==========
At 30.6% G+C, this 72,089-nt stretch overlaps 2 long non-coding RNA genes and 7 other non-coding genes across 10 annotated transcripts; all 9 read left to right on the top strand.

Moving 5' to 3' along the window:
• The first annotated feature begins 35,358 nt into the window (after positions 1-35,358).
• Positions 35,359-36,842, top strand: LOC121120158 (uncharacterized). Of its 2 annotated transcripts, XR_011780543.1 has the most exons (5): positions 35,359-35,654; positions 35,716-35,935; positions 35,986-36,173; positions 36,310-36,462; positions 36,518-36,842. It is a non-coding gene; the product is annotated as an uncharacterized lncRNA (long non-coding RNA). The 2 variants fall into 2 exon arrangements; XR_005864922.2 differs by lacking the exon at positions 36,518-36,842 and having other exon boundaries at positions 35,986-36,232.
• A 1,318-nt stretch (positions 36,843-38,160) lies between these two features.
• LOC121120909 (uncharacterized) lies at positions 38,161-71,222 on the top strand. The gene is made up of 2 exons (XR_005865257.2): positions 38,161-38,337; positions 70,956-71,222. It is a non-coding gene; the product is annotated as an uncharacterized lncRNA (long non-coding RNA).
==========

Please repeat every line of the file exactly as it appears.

At 30.6% G+C, this 72,089-nt stretch overlaps 2 long non-coding RNA genes and 7 other non-coding genes across 10 annotated transcripts; all 9 read left to right on the top strand.

Moving 5' to 3' along the window:
• The first annotated feature begins 35,358 nt into the window (after positions 1-35,358).
• Positions 35,359-36,842, top strand: LOC121120158 (uncharacterized). Of its 2 annotated transcripts, XR_011780543.1 has the most exons (5): positions 35,359-35,654; positions 35,716-35,935; positions 35,986-36,173; positions 36,310-36,462; positions 36,518-36,842. It is a non-coding gene; the product is annotated as an uncharacterized lncRNA (long non-coding RNA). The 2 variants fall into 2 exon arrangements; XR_005864922.2 differs by lacking the exon at positions 36,518-36,842 and having other exon boundaries at positions 35,986-36,232.
• A 1,318-nt stretch (positions 36,843-38,160) lies between these two features.
• LOC121120909 (uncharacterized) lies at positions 38,161-71,222 on the top strand. The gene is made up of 2 exons (XR_005865257.2): positions 38,161-38,337; positions 70,956-71,222. It is a non-coding gene; the product is annotated as an uncharacterized lncRNA (long non-coding RNA).